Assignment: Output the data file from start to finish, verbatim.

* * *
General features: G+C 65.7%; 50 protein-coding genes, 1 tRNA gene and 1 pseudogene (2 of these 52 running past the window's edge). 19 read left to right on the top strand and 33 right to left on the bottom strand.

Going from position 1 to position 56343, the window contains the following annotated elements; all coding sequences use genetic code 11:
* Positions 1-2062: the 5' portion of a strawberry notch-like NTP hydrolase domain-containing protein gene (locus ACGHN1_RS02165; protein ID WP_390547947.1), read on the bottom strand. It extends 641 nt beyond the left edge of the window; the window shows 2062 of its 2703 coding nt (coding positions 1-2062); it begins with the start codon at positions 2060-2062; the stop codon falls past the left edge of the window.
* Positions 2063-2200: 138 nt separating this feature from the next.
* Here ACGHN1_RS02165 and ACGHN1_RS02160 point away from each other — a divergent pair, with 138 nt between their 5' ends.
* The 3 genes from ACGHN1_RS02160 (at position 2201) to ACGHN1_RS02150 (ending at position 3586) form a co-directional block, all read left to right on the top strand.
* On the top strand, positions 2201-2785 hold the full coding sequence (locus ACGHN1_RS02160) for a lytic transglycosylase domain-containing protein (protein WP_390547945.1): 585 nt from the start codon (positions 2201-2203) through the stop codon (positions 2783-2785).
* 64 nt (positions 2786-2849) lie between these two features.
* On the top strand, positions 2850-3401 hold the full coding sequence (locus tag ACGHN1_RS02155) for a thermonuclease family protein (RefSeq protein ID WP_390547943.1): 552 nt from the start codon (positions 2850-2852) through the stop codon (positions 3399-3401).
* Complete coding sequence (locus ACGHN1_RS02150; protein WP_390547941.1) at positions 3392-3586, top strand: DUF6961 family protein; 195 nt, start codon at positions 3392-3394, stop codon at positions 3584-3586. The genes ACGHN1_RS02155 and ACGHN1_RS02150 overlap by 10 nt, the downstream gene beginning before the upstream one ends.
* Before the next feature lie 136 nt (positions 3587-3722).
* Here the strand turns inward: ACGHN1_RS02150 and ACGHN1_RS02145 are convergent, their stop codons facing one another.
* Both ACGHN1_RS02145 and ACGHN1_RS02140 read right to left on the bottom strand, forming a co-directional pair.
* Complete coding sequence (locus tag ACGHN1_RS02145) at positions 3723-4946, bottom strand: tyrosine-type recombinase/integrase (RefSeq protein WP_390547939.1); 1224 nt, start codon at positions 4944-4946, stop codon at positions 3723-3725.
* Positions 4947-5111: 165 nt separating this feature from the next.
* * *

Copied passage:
General features: G+C 65.7%; 50 protein-coding genes, 1 tRNA gene and 1 pseudogene (2 of these 52 running past the window's edge). 19 read left to right on the top strand and 33 right to left on the bottom strand.

Going from position 1 to position 56343, the window contains the following annotated elements; all coding sequences use genetic code 11:
* Positions 1-2062: the 5' portion of a strawberry notch-like NTP hydrolase domain-containing protein gene (locus ACGHN1_RS02165; protein ID WP_390547947.1), read on the bottom strand. It extends 641 nt beyond the left edge of the window; the window shows 2062 of its 2703 coding nt (coding positions 1-2062); it begins with the start codon at positions 2060-2062; the stop codon falls past the left edge of the window.
* Positions 2063-2200: 138 nt separating this feature from the next.
* Here ACGHN1_RS02165 and ACGHN1_RS02160 point away from each other — a divergent pair, with 138 nt between their 5' ends.
* The 3 genes from ACGHN1_RS02160 (at position 2201) to ACGHN1_RS02150 (ending at position 3586) form a co-directional block, all read left to right on the top strand.
* On the top strand, positions 2201-2785 hold the full coding sequence (locus ACGHN1_RS02160) for a lytic transglycosylase domain-containing protein (protein WP_390547945.1): 585 nt from the start codon (positions 2201-2203) through the stop codon (positions 2783-2785).
* 64 nt (positions 2786-2849) lie between these two features.
* On the top strand, positions 2850-3401 hold the full coding sequence (locus tag ACGHN1_RS02155) for a thermonuclease family protein (RefSeq protein ID WP_390547943.1): 552 nt from the start codon (positions 2850-2852) through the stop codon (positions 3399-3401).
* Complete coding sequence (locus ACGHN1_RS02150; protein WP_390547941.1) at positions 3392-3586, top strand: DUF6961 family protein; 195 nt, start codon at positions 3392-3394, stop codon at positions 3584-3586. The genes ACGHN1_RS02155 and ACGHN1_RS02150 overlap by 10 nt, the downstream gene beginning before the upstream one ends.
* Before the next feature lie 136 nt (positions 3587-3722).
* Here the strand turns inward: ACGHN1_RS02150 and ACGHN1_RS02145 are convergent, their stop codons facing one another.
* Both ACGHN1_RS02145 and ACGHN1_RS02140 read right to left on the bottom strand, forming a co-directional pair.
* Complete coding sequence (locus tag ACGHN1_RS02145) at positions 3723-4946, bottom strand: tyrosine-type recombinase/integrase (RefSeq protein WP_390547939.1); 1224 nt, start codon at positions 4944-4946, stop codon at positions 3723-3725.
* Positions 4947-5111: 165 nt separating this feature from the next.